Ron Marchant, Precinct 2 commissioner, said he urges the county to have the state independently look into the county’s election processes.
“It’s something that we need to do to satisfy our constituency that their vote counted,” he said. “It’s good to have a third set of eyes … [look at] what your processes are and where you failed in those processes so that you can move forward in remedying them so that the constituents have full confidence in elections to come.”
Precinct 4 Commissioner Andy Eads said it’s “the right thing to do.”
“I’m eager to have an independent group such as the Texas secretary of state’s office come in and evaluate what happened during the general election cycle so that the mistakes are never repeated again,” he said. “We know already that significant human errors took place, and those employees have been terminated, but if there are any other issues that need to be addressed, we want to have those identified so that we can address them.”
Precinct 3 Commissioner Bobbie Mitchell, who was in a meeting Friday, did not respond to a message for comment by Friday evening.
Lisa Hendrickson, Denton County Republican Party chairwoman, said “the integrity of the ballot is of the utmost importance,” and it’s up to elected officials to see to it that “the ballot is protected.”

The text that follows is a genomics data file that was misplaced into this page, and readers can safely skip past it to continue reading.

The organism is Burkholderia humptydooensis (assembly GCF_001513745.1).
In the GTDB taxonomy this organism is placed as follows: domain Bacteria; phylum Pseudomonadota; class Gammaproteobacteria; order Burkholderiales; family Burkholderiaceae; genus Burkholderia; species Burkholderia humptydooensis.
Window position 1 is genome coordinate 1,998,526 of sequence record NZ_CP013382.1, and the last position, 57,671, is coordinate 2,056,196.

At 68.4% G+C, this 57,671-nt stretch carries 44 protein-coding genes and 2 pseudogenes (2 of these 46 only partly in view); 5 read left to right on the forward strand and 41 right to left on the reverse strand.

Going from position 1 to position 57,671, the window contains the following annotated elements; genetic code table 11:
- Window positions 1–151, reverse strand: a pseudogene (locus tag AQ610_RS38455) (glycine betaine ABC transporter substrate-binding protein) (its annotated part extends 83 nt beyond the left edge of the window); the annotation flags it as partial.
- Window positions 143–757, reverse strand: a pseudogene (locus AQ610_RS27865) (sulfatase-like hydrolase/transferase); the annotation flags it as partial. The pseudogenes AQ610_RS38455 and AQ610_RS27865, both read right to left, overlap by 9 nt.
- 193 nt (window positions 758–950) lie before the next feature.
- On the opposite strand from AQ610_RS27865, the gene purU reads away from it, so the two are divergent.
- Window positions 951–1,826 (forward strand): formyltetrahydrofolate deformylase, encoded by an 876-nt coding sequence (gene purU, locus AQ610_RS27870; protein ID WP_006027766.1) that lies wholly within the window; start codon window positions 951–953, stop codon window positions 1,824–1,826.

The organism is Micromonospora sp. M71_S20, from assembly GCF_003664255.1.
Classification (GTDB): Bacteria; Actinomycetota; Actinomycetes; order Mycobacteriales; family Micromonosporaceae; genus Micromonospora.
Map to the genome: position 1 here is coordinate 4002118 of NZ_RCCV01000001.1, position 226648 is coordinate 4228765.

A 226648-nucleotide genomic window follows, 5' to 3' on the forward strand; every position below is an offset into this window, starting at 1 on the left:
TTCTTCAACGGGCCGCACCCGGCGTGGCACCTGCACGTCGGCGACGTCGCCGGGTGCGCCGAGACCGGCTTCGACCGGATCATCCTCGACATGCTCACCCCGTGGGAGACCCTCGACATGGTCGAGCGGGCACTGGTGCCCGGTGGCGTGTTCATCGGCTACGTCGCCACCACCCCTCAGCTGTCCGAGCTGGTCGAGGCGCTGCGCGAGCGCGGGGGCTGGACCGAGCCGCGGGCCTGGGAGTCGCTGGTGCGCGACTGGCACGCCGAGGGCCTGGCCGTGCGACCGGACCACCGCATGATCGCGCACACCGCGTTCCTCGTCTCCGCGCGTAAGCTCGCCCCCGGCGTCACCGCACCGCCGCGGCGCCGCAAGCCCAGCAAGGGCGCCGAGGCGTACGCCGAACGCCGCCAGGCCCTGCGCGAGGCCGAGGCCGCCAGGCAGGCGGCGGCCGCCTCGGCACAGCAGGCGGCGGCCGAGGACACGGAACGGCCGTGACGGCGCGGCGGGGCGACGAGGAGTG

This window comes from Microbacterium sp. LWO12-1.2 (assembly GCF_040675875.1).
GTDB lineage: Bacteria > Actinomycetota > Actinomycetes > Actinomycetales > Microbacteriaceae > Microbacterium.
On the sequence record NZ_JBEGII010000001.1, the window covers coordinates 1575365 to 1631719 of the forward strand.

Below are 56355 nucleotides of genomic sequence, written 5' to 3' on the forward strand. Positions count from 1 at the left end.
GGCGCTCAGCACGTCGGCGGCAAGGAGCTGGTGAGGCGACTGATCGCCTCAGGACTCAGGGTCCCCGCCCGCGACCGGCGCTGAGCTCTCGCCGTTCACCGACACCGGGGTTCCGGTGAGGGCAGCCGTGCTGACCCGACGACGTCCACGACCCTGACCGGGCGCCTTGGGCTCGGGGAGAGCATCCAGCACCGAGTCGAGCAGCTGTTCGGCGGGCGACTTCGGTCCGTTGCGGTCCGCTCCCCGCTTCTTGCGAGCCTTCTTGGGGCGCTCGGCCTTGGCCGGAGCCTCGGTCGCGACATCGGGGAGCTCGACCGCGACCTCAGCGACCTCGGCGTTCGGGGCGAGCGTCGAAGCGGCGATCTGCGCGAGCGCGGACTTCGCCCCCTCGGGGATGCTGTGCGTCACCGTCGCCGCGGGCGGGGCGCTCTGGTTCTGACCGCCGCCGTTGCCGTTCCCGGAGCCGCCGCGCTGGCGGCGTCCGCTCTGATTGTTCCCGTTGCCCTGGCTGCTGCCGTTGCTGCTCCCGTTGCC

“I support whatever’s necessary to protect the integrity of the ballot,” she said.
Phyllis Wolper, Denton County Democratic Party chairwoman, said there’s been an outcry from the public as well as members of her party for an independent investigation. She said approval from commissioners authorizing such an investigation be requested is needed, and called it an opportunity to restore the public’s faith in government.
“I think we have a long way to go to restore citizens’ trust in Denton County elections, and I think this is what is needed to restore that confidence,” Wolper said. “I think we should answer this outcry in order to show that here in Denton County, citizens are the government, the government works for them and that we truly do listen to the citizens.”
Another supporter of an independent look into last month’s election is Frank Phillips, the county elections administrator, who’s been on the job a little more than a week now.
“I look forward to the Secretary of State’s examination of the November election and their conclusions,” he wrote in an email Friday. “I believe it’s important for all of us to hear, both for the citizens of Denton County and for us internally.”
With approval to seek the secretary of state’s assistance to independently review the county’s elections procedures, Horn said she intends to submit the request immediately and hopes to have state officials looking into things by early January.
“We will make everything available to them to help us review the whole thing,” she said.
BRITNEY TABOR can be reached at 940-566-6876 and via Twitter at @BritneyTabor.